Asian scientists produce sustainable 3D printing ink from sunflower pollen
We’re living in a world where sustainability is becoming a significant driver of business decisions – and consumers are waking up to the reality that buying from companies that produce sustainably is the best way to build a better planet for themselves.
3D printing, better known as additive manufacturing in commercial terms, is an up and coming vertical that is constantly striving for innovation. Leading corporate as well as academic laboratories are working to help make the technology more sustainable.
It looks like a recent innovation in Asia might help users of additive manufacturing take a big leap forward in this sphere.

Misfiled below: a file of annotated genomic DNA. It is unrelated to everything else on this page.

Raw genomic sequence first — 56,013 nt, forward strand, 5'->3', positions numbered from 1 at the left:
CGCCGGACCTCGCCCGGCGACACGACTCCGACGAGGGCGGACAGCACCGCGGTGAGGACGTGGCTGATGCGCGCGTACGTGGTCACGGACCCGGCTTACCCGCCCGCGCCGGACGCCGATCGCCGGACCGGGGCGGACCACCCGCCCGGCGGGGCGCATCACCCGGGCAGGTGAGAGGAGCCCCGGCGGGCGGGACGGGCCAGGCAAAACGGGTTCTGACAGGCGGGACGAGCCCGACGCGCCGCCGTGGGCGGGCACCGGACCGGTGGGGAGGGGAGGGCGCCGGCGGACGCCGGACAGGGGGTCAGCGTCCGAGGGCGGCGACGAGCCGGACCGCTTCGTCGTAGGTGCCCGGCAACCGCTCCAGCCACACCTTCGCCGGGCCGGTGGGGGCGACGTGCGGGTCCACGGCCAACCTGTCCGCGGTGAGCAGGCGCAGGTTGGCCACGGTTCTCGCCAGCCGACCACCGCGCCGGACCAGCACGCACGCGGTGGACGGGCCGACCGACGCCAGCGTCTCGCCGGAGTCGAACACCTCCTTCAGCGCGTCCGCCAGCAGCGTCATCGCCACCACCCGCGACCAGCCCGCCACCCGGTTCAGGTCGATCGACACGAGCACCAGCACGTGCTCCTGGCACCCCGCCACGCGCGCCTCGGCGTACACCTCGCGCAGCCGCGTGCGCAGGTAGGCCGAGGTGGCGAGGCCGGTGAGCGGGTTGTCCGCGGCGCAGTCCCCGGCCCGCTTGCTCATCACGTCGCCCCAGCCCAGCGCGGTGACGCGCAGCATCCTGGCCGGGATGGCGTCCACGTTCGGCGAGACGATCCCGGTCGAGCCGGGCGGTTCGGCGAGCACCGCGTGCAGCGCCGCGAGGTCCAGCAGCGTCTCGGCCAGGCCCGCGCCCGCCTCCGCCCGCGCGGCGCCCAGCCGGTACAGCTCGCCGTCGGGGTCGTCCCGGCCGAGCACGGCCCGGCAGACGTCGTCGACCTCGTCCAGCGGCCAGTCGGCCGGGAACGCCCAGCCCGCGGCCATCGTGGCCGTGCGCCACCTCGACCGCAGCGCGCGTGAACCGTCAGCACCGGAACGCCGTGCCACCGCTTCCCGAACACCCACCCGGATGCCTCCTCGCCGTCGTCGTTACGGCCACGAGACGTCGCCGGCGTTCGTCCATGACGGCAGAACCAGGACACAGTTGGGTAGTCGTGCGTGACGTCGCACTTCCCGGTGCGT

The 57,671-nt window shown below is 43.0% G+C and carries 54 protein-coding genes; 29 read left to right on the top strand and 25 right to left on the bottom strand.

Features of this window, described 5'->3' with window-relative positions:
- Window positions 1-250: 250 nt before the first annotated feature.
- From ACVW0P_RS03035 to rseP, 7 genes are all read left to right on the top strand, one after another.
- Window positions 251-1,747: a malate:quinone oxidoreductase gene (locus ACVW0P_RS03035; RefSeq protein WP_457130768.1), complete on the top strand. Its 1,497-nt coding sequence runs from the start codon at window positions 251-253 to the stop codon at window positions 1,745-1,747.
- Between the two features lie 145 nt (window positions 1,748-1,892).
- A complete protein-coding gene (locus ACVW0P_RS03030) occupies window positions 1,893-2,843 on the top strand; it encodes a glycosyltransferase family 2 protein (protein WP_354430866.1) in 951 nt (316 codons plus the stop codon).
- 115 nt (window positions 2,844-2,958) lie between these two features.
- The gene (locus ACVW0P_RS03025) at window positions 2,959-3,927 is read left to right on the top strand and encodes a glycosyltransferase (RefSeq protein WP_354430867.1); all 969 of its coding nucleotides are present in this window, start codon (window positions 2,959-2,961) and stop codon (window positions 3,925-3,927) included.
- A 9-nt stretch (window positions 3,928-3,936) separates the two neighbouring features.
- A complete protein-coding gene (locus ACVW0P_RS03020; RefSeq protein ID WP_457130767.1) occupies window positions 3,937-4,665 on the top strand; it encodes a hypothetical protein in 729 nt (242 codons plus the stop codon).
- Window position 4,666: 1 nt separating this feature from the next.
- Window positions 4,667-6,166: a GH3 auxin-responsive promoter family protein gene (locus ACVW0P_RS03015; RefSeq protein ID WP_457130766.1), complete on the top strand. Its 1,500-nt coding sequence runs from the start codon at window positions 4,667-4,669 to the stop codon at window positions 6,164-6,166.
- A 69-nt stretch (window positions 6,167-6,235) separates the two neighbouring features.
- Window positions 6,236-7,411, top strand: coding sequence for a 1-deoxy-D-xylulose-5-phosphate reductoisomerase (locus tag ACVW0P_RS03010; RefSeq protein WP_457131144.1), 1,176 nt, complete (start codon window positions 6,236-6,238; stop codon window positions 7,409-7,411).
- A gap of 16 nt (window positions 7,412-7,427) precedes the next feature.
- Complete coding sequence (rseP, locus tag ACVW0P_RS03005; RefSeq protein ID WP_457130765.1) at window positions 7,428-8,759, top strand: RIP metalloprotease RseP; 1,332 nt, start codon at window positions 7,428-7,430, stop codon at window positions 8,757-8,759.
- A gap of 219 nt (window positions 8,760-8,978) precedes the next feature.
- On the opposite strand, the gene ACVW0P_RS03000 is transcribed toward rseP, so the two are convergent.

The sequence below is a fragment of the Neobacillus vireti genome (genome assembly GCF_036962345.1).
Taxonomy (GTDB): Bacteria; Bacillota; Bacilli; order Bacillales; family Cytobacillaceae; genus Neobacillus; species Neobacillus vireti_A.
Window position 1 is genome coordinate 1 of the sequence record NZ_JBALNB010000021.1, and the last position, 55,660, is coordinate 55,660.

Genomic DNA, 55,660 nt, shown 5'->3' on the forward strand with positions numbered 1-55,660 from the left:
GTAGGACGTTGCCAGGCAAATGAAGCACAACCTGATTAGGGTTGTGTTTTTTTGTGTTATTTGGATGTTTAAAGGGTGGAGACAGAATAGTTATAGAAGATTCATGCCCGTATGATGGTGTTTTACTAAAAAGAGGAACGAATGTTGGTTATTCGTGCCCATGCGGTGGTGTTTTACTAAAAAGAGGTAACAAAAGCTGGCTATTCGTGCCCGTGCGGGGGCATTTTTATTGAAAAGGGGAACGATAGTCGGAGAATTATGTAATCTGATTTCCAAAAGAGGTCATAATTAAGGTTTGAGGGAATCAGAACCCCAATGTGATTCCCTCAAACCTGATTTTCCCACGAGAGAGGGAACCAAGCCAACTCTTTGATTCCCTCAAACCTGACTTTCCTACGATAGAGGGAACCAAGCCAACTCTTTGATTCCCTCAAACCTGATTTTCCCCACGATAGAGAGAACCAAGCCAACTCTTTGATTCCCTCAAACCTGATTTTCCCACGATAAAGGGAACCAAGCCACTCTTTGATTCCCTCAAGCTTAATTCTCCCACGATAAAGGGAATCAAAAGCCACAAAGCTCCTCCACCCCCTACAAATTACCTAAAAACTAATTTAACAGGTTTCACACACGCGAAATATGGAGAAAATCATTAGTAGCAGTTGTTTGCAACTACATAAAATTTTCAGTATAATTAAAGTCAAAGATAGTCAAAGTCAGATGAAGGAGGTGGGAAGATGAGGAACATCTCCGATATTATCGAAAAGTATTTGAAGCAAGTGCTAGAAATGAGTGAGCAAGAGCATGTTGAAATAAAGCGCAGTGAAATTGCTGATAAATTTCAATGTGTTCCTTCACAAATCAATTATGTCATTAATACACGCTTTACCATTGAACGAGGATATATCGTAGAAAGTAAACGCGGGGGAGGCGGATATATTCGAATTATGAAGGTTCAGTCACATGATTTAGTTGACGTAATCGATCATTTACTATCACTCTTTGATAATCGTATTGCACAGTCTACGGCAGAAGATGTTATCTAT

According to regional news sources, a team of Korean researchers led by professor Cho Nam-joon in Singapore’s Nanyang Technological University have found that sunflower pollen can be used to develop 3D printing ink material.
The process, once commercialized, will be of great value to companies in North America where production of sunflowers is booming.
In just the Canadian province of Manitoba, for example, the acreage allotted to planting sunflowers in 2020 climbed to about 36,400 hectares from roughly 25,500 in 2019. The US, on the other hand, alloted about 560,000 hectares or 1.38 million acres to sunflower production in 2021.
In most cases, whether for oil production or use of sunflower as a snack, it is the seed that is used. The pollen is a by-product and can easily be diverted to the production of 3D printing ink.
While we wait for scientists in Singapore to commercialize the process, other sustainable materials are available for additive manufacturing. To learn more, get in touch with our team now.